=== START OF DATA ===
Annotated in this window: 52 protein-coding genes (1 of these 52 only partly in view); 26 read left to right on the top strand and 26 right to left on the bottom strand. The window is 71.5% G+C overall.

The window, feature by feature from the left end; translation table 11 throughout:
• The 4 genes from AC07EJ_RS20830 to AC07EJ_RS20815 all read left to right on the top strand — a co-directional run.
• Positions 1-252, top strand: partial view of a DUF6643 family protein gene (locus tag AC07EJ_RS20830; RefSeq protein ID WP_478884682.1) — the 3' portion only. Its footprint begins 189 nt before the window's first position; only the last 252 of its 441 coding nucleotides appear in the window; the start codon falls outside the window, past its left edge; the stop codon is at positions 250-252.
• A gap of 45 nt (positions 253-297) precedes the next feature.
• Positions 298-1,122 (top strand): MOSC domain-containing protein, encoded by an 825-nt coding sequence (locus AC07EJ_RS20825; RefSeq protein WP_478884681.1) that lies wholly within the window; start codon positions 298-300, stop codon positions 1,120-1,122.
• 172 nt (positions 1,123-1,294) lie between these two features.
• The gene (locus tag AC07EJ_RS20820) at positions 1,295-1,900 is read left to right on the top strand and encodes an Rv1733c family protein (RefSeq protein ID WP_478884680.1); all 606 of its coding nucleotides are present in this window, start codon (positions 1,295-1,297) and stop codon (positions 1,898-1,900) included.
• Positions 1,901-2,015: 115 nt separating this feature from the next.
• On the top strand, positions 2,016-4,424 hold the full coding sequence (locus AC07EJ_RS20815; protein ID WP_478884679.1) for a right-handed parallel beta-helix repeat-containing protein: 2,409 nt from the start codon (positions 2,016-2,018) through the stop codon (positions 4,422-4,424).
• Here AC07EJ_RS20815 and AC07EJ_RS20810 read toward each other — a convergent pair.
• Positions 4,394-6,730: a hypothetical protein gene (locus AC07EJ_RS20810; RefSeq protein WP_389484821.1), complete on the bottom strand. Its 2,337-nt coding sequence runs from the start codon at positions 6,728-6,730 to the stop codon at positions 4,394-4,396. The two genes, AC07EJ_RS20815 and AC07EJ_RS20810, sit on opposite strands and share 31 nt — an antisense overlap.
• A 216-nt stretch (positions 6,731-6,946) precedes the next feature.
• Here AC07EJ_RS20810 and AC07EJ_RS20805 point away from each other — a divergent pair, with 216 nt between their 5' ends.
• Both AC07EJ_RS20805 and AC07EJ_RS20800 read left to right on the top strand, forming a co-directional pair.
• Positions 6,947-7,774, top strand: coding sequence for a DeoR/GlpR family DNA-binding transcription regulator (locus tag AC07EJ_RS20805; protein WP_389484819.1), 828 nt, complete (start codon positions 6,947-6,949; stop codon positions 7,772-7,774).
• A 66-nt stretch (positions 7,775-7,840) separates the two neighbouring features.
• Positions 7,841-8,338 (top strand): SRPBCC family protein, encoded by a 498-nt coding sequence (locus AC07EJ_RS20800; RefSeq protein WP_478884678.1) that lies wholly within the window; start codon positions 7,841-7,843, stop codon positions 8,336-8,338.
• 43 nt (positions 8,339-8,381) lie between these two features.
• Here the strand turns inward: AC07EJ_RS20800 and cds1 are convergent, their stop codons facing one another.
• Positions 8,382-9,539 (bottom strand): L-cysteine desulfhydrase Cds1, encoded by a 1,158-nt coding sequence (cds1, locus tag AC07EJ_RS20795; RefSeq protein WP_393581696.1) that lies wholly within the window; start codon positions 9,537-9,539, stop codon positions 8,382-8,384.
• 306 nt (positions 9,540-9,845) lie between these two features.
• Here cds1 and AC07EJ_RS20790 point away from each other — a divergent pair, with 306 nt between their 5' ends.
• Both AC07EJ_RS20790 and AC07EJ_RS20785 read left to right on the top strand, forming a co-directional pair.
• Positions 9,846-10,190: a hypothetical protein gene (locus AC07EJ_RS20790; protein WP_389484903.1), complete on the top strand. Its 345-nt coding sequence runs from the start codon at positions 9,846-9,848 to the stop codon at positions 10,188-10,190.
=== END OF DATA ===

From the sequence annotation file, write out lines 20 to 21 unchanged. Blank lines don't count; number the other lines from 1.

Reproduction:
• Here the strand turns inward: AC07EJ_RS20800 and cds1 are convergent, their stop codons facing one another.
• Positions 8,382-9,539 (bottom strand): L-cysteine desulfhydrase Cds1, encoded by a 1,158-nt coding sequence (cds1, locus tag AC07EJ_RS20795; RefSeq protein WP_393581696.1) that lies wholly within the window; start codon positions 9,537-9,539, stop codon positions 8,382-8,384.